Scenic Double Mirror, companion to Robert Davis’s Japanned Kneehole Desk, 2017. America, Los Angeles, California. David Wiseman (b. 1981). Bronze-casted metal, porcelain and glass. Loan courtesy of the Wunsch Americana Foundation, Inc.

Bureau table, ca. 1735. Ornament attributed to Robert Davis (d. 1739). America, Boston, Massachusetts. Maple with japanned decoration. Loan courtesy of the Wunsch Americana Foundation, Inc.


Thomas Jayne 

Decorator Thomas Jayne, founder and principal of Jayne Design Studio, will be participating in a panel discussion at the Wadsworth Atheneum Museum of Art in Hartford, Connecticut, tonight, Thursday, November 8th at 7:00 pm. The event is free and open to the public. Held in celebration of the museum’s partnership with the Wuncsh Americana Foundation and their joint mission to highlight early American decorative arts, the topic, “Parallel Narratives: The Future of Period and Contemporary Design” will explore how the past informs and inspires contemporary design. Moderated by Architectural Digest's Decorative Arts Editor Mitchell Owens, panelists will explore the fundamental relationships between designs of the past and present. They will share insights on how historic precedents inform their work. What useable elements from the past drive today’s tastemakers and designers? What role do museums and collections have, if any, in inspiring contemporary design? Other panelists include collectors Eric and Noah Wunsch, co-directors Wunsch Americana Foundation; David Wiseman, designer and head of Wiseman Studio, California; Alexandra Gilbert, vice president, 20th century and contemporary design, Sotheby’s Home; and Rodman Primack, founder and executive director, Design Miami. In conjunction with Parallel Narratives, an exhibition of of exquisite objects representing fundamental moments in American design will be on display. The Wunsch Americana Foundation’s extraordinary Japanned bureau attributed to Boston artisan Robert Davis (d. 1739) will be exhibited with David Wiseman’s exquisite bronze-casted mirror, a contemporary take on eighteenth-century chinoiserie. Wiseman’s mirror was inspired by the bureau’s exotic birds, buildings, and flora, created through a process called japanning, an English term used to describe work that imitated East Asian lacquerwork. While separated by hundreds of years, Wiseman’s contemporary metalwork and the bureau share a unique dialogue bridging the history of decorative arts and contemporary design.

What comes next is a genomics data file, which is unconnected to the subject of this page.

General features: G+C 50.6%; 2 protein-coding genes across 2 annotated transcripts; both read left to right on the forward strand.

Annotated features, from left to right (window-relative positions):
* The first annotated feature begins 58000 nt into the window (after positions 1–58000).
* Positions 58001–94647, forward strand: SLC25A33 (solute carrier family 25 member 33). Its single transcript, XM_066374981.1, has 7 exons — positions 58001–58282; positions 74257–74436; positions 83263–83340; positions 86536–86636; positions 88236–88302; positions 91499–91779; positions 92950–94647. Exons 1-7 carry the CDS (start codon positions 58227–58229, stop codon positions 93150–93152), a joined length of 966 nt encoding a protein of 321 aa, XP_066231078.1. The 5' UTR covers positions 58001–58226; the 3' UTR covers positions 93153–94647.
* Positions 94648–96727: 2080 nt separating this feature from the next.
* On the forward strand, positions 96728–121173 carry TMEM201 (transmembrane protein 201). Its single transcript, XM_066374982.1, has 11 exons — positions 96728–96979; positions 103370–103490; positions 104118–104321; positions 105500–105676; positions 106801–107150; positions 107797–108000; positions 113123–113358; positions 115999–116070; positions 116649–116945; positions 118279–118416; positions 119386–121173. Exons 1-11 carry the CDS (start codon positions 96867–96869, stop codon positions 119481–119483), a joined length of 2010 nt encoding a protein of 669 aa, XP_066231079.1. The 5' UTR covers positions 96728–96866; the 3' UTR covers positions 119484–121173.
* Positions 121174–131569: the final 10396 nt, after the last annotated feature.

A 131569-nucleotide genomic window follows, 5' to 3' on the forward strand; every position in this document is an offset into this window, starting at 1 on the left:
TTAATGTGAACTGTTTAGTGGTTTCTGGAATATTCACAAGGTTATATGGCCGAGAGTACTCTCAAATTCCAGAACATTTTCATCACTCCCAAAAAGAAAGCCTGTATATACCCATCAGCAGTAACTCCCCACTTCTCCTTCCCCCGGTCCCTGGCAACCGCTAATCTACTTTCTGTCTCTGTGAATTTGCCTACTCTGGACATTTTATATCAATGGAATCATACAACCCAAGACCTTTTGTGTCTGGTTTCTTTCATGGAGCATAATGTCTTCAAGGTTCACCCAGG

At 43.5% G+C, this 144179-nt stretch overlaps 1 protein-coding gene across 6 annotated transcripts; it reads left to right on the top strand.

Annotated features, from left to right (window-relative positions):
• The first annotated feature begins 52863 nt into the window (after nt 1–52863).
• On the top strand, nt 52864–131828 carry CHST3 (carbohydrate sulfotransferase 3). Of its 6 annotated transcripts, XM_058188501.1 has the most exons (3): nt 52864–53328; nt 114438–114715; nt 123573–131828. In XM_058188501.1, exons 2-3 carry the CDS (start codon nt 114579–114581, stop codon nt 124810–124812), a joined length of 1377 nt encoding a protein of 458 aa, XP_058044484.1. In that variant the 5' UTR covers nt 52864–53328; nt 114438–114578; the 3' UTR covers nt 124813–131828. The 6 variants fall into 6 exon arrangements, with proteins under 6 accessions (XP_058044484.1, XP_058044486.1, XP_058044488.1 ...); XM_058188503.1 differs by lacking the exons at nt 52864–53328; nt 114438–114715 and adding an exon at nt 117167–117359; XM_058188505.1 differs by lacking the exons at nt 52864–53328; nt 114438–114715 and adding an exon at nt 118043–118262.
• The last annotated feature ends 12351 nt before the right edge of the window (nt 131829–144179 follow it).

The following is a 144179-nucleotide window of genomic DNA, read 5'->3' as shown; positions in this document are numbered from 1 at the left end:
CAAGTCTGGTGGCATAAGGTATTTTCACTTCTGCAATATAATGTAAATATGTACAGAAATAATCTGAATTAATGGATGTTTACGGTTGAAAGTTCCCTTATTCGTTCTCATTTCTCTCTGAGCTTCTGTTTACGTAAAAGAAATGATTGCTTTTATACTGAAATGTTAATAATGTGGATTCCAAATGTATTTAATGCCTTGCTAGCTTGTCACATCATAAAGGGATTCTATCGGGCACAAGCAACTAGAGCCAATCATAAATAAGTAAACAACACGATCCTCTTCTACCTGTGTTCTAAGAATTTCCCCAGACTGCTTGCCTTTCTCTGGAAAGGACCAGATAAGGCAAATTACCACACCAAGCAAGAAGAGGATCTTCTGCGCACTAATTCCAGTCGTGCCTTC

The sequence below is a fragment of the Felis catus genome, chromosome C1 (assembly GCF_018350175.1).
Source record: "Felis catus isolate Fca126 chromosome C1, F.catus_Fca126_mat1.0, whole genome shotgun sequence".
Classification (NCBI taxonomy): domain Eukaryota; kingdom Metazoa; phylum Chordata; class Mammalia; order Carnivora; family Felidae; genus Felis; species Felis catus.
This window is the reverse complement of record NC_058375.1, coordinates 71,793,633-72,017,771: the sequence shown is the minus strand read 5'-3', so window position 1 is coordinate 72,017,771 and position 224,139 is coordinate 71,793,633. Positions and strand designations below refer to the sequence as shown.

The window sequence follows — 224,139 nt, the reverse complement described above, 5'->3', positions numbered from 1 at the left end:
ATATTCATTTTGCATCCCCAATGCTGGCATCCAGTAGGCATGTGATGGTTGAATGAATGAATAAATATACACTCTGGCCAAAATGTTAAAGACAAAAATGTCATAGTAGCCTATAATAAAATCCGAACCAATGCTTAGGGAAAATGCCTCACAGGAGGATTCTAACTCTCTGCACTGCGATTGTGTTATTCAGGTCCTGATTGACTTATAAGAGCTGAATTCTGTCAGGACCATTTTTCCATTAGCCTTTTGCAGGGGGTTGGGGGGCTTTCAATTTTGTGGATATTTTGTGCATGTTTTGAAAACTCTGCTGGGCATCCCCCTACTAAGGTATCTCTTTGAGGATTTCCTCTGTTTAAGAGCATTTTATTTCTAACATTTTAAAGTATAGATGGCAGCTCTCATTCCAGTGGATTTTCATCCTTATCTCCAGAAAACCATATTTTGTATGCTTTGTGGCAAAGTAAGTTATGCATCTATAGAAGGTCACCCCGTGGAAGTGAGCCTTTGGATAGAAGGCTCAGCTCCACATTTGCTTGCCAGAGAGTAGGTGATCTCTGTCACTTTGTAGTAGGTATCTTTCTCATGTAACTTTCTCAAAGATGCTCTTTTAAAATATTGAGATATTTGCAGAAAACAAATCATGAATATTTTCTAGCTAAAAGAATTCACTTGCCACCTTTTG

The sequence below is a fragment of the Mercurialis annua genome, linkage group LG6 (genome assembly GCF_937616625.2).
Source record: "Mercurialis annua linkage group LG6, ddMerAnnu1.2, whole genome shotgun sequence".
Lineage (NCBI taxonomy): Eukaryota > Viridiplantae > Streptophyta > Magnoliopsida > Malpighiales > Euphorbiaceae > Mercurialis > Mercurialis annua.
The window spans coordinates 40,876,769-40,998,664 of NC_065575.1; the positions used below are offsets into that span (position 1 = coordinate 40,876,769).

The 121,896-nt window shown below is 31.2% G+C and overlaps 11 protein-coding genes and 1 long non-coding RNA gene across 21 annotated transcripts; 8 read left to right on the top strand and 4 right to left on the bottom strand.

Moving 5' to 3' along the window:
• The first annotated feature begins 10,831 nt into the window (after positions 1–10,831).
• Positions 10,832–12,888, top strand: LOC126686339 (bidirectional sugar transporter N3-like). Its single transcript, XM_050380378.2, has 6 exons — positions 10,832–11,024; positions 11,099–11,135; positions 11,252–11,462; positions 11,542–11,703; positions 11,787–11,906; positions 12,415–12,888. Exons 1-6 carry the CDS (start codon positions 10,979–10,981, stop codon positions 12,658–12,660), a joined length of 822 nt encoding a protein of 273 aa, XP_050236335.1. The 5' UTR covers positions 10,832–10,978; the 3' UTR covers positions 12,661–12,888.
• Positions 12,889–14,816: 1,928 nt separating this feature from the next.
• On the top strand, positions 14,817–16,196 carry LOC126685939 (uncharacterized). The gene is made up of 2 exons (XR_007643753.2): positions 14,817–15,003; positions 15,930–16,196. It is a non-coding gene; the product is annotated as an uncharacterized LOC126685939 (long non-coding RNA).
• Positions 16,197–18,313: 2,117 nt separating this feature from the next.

To illustrate the connection and harmonious conversation between historic design and modern design, Thomas takes you on a brief design history tour with some of his Incollect favorites; an eclectic selection of pieces representing various periods and styles that have made their way into American homes through the ages, many of which are now considered archetypes of American furnishings.

Thomas Jayne's Incollect Picks: Design Past & Present